Archive for May, 2009

I went out drinking with a colleague last night. He works in the oil sands industry. We got to arguing about total and effective stresses in soil mechanics and tailings engineering. I illustrated the differences between total stress, effective stress, and pore pressure via our drinks, thus:

Add ice to your brandy, and you have a fluid in which the pore pressure is equal to the total stress; the ice cubes are not carrying load but are just floating or bobbing in the water, thus the effective stress is zero.

Conversely take your brandy on the rocks and the effective stress is pretty much equal to the total stress, and unless you have overdone the brandy, the pore pressure is pretty nearly zero. The ice carries the load and the brandy is nice and cold for drinking.

The point is that for both forms of brandy and ice, the effective stress law is valid. Altough if the ice is floating in the brandy, the effective stress equation may simply be irrelevant.

Of course you can think of this in terms of phase diagrams as mechanical engineers do when they plot regions for steam, water, and ice: the same stuff, just that different equations are more or less important depending on temperature and pressure.

We concurred on these concept. And we drank and chatted about total stress, effective stress, pore pressure, or common old garden stress in a fluid like brandy with a few clumps of ice where the effective stress concept and law are simply irrelevant—until that terrible time came when we had drunk too much brandy and the individual ice cubes were in particle to particle contact and the brandy bottle was empty. And the dominance of the effective stress induced sobreity panic.

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Yesterday a wise professor made a presentation that caputured an enduring fact and a recent change in tailings analysis and modeling. He did this at a meeting I happened to be in, and I repeat below from his PowerPoint presentation.

  • In 1943, Terzaghi wrote: “Soil Mechanics is the application of the laws of Mechanics and Hydraulics to engineering problems dealing with sediments and other unconsolidated accumulations of solid particles.”
  • It was difficult to do this for even the simplest problems until the development of the computer and specific codes in the past 20 years.
  • We have used the Computer Code FLAC, Fast Lagrangian Analysis of Continua, for design of the cover of the tailings pond as the code incorporates these laws of mechanics and hydraulics in a rigerous manner.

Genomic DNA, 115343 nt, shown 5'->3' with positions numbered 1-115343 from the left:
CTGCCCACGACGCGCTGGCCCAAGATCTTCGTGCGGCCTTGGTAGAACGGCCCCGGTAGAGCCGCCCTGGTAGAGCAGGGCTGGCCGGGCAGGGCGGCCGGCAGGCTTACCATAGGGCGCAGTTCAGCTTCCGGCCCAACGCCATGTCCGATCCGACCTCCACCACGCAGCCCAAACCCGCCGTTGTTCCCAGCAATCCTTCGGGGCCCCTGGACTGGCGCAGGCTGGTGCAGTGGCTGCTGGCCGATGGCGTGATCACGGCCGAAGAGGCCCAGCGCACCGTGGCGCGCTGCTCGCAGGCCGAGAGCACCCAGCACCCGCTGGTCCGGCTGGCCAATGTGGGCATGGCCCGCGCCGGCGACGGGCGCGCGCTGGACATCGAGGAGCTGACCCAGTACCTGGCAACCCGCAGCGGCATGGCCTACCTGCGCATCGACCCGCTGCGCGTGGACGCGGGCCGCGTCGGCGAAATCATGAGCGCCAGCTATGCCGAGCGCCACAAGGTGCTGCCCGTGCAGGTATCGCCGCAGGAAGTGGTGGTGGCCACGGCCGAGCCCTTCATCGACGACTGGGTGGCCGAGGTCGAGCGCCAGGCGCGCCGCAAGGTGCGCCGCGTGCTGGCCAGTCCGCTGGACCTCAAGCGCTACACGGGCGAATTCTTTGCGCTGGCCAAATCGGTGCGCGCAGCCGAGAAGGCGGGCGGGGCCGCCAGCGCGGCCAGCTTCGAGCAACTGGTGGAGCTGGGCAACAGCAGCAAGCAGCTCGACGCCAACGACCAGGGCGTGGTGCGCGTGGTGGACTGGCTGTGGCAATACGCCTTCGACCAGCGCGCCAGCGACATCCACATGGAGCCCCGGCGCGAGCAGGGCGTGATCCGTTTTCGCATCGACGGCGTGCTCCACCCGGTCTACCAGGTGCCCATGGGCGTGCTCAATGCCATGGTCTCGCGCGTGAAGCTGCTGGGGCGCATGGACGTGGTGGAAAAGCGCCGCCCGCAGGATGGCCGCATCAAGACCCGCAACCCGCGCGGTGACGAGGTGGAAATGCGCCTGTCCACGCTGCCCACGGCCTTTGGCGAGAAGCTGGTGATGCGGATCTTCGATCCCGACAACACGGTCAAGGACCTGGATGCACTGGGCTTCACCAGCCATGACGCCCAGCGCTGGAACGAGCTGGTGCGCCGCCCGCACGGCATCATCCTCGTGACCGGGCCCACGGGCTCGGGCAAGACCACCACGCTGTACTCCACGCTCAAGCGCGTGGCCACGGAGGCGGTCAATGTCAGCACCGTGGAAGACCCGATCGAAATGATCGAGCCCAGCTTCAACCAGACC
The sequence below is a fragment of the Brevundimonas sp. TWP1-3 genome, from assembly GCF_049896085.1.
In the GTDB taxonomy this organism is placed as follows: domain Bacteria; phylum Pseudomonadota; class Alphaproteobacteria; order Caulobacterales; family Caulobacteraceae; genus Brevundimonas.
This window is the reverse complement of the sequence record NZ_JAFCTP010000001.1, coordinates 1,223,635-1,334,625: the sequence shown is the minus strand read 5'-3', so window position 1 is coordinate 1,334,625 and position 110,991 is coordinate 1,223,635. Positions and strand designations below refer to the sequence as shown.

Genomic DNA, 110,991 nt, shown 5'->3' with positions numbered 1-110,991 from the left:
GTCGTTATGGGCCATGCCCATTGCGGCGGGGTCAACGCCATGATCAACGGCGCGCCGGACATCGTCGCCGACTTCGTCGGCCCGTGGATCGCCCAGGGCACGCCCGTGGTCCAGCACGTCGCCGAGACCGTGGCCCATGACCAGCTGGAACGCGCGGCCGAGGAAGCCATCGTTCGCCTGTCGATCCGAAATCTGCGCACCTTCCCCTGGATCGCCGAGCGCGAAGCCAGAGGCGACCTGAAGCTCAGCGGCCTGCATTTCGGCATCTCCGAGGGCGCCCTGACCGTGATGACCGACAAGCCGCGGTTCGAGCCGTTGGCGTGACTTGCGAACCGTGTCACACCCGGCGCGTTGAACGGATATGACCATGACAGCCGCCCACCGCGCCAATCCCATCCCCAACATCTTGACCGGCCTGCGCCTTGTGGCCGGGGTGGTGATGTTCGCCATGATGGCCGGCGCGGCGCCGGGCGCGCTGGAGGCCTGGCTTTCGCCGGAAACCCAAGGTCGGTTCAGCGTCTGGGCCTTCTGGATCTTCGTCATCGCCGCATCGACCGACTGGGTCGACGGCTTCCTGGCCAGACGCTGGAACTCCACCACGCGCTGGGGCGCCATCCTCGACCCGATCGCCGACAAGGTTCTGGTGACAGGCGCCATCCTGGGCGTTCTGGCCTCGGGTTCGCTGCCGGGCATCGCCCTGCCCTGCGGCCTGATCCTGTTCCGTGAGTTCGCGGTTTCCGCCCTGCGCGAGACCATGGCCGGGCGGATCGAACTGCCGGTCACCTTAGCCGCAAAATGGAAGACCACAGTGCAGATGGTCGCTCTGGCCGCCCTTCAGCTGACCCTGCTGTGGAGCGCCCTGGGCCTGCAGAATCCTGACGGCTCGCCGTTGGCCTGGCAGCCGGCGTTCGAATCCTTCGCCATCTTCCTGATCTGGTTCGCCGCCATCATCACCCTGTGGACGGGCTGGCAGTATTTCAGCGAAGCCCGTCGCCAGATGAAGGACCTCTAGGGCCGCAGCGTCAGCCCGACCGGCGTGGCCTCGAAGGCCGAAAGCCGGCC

One day, maybe we will publish a paper on the results.

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Yesterday I stood outside the office smoking when a pretty lady in a nice car drove by. She stopped and backed up, rolled down the window, and asked why I was not at the dance lesson.

“I am on my way,” I protested. I recognized her from my regular West Coast Swing Dance lessons.

“Get in,” was her command. So I did.

We fell to talking work. She is the manager of environmental affairs for a British Columbia coal mining company. I asked the obvious: “How is it going?”

“We are just surviving,” was her reply. “We have closed one mine, and put the other two to less than 40 percent production.”

“And who is buying that coal,” was my obvious follow on question.

“The Koreans and maybe the Japanese, with a little going to Europe.”

“Who is your competition?” I wondered.

Here is the answer from Mineweb:

India imports of South African coal in 2009 could be considerably higher than last year’s 10 million tonnes because many buyers who formerly favored Indonesian coal are switching to currently cheaper South African coal, Indian trade importers said.

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For two years I blogged at I THINK MINING. That blog was hosted by InfoMine. I was not paid to write the blog; although I was paid to write technical and engineering-related articles for TechnoMine, which is a part of InfoMine.

Earlier this year, some managers of InfoMine became concerned that my blog postings may offend the mining industry. We could not agree, and so I stopped blogging for InfoMine. After a decent break, I now start this blog, with a similar name and similar purpose: to write about mining in all its many guises.

So come back, for in the days to come, I will continue my blogging. In the meantime take a look at the original I THINK MINING if you want the approach, the tone, and the opinions I hold. There are more of the same on the way.

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